He frowned and put his glass down carefully. "I'm sorry about your nephew," he said.
"Of course you are, love," she said, and patted his elbow. "You're sweet boy."
"Rosie has a boyfriend," someone observed from the table behind Xander. Xander looked around at the guy, took in the expansive gut, the Lakers hat perched on top of a fuzz of grey hair, the pink alcoholic meshwork over the nose and cheeks. The guy grinned and raised his glass, and Xander smiled automatically.
"He's not my boyfriend," Rosie said delightedly, and wiped the counter around Xander's elbows again. "He lives in Echo Park."
"They don't like Vietnamese much there," the guy said immediately, and winked at Xander.
Xander nodded and turned back to the game. He didn't want a conversation. He didn't want to think about the fact that he was here by choice, in a dirty little bar full of alcoholics who looked like his own father would, fifteen years and a couple of layoffs down the line. He spun a beer mat with his thumb and watched the game.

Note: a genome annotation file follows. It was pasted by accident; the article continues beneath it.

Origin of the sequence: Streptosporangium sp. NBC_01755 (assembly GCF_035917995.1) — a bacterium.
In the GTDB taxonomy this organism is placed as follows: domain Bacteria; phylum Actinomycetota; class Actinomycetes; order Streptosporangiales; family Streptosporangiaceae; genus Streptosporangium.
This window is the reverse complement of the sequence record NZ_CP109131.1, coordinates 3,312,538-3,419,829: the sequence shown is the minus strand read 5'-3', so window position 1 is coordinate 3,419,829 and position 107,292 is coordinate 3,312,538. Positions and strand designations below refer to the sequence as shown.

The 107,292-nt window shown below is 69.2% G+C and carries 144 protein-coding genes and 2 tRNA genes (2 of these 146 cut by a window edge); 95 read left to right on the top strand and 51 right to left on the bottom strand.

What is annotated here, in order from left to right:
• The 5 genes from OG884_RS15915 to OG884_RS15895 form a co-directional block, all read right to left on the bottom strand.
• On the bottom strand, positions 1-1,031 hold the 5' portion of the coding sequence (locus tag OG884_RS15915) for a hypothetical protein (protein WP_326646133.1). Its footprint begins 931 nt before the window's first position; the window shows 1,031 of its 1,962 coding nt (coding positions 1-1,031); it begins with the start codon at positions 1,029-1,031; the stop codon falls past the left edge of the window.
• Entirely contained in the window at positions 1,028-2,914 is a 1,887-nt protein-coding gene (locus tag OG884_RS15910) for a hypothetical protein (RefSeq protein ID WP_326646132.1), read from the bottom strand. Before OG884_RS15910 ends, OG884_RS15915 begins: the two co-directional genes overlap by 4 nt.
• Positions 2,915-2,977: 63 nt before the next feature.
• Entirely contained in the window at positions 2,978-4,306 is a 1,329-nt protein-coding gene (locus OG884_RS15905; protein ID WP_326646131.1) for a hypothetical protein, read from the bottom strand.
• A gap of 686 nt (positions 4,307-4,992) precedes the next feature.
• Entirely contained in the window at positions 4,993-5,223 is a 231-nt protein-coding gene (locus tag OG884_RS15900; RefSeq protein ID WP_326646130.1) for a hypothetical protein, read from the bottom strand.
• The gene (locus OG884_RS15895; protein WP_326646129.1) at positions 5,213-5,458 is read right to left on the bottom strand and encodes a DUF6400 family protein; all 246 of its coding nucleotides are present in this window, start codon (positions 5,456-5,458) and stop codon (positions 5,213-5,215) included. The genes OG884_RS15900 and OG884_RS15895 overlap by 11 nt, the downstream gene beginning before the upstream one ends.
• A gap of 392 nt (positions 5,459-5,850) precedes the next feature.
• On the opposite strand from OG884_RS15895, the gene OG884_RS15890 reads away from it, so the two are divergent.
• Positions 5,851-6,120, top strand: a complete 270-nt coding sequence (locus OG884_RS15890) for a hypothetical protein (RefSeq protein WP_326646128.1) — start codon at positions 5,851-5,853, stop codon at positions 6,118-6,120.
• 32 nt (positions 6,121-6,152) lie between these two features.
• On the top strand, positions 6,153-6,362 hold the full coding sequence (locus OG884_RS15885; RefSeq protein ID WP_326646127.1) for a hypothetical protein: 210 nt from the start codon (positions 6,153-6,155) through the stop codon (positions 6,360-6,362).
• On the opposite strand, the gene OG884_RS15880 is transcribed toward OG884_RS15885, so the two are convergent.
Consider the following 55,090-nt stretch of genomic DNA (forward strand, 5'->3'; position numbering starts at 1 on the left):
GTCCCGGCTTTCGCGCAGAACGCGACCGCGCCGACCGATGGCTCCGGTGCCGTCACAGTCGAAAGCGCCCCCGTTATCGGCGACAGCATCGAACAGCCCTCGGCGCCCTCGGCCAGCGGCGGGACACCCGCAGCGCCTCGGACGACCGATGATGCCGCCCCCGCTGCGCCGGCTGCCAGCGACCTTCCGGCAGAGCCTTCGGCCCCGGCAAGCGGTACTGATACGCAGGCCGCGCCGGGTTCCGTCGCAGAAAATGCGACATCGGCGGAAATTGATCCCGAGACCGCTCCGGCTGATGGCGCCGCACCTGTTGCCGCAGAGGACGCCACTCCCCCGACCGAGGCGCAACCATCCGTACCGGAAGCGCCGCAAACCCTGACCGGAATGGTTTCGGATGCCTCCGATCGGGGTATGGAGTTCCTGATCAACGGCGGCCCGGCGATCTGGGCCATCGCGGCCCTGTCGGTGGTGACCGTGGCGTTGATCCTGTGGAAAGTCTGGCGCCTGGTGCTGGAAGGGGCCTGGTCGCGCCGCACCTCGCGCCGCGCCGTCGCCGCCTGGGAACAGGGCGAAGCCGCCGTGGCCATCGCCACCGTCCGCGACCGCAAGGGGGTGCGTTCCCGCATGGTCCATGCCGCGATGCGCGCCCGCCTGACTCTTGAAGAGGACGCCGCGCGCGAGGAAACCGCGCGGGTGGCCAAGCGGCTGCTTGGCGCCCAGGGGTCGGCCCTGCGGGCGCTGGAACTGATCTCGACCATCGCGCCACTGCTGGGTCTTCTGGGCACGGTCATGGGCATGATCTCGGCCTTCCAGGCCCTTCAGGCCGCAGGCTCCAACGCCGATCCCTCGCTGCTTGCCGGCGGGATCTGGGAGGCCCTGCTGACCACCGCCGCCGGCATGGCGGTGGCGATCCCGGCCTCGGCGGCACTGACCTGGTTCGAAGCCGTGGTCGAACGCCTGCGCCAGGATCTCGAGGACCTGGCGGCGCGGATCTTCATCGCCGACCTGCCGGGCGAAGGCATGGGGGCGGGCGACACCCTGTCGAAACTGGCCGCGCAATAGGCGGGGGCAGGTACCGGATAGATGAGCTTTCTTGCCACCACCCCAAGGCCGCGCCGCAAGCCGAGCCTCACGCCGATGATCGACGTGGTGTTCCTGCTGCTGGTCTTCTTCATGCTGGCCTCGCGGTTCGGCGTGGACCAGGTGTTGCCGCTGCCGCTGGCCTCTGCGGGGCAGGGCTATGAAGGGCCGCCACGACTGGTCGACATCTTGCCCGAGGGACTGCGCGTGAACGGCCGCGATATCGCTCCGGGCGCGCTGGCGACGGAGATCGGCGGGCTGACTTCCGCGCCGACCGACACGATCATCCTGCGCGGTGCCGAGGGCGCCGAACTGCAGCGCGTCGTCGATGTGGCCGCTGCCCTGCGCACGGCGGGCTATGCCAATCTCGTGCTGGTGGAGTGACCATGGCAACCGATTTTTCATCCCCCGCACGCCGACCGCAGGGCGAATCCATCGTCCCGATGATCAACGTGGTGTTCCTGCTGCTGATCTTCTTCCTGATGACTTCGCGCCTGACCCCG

Orioles and Braves, and Rocker was pitching. Clearly you didn't need a brain or a conscience to pitch like a son of a bitch, because that's exactly what Rocker was doing. He raised his glass to drink and found it was almost empty.
"Again, please," he said, and Rosie grabbed a glass and polished it professionally before plunging it into the ice. "Man, this guy can throw."
She gave the screen a brief, disinterested look. "Not like Ty Cobb," she said. "Ty Cobb was the greatest."